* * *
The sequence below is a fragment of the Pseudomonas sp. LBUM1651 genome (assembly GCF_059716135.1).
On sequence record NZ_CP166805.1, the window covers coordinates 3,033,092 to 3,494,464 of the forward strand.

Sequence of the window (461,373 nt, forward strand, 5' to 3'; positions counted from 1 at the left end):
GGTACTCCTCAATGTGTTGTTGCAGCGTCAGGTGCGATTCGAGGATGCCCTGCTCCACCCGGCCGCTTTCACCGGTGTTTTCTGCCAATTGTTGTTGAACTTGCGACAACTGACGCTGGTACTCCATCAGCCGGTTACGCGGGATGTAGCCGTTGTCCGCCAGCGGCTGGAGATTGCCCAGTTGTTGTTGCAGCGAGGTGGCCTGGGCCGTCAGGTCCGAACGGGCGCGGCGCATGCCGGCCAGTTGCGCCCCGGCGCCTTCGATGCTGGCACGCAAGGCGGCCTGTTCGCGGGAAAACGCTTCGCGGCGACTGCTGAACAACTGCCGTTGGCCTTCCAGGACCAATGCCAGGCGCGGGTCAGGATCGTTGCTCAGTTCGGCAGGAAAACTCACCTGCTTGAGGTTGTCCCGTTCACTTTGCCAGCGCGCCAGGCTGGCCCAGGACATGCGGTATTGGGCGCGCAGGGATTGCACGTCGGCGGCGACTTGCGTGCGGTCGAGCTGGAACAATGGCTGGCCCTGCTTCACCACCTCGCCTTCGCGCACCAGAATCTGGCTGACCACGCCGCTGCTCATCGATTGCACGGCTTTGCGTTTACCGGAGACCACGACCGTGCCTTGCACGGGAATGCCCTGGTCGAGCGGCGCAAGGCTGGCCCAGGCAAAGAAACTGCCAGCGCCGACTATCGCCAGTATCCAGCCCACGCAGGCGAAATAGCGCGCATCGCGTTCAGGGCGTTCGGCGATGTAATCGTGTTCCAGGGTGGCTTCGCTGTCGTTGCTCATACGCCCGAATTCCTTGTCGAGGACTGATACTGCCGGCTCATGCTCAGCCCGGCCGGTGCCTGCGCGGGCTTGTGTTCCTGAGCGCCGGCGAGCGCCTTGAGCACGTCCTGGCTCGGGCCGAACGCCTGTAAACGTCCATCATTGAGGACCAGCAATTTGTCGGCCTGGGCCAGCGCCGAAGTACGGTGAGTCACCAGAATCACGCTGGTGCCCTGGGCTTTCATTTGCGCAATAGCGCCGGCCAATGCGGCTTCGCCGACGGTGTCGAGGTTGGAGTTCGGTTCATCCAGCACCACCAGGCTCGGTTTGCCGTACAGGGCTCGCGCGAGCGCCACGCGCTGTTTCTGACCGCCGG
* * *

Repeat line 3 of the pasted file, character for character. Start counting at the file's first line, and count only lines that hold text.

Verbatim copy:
Sequence of the window (461,373 nt, forward strand, 5' to 3'; positions counted from 1 at the left end):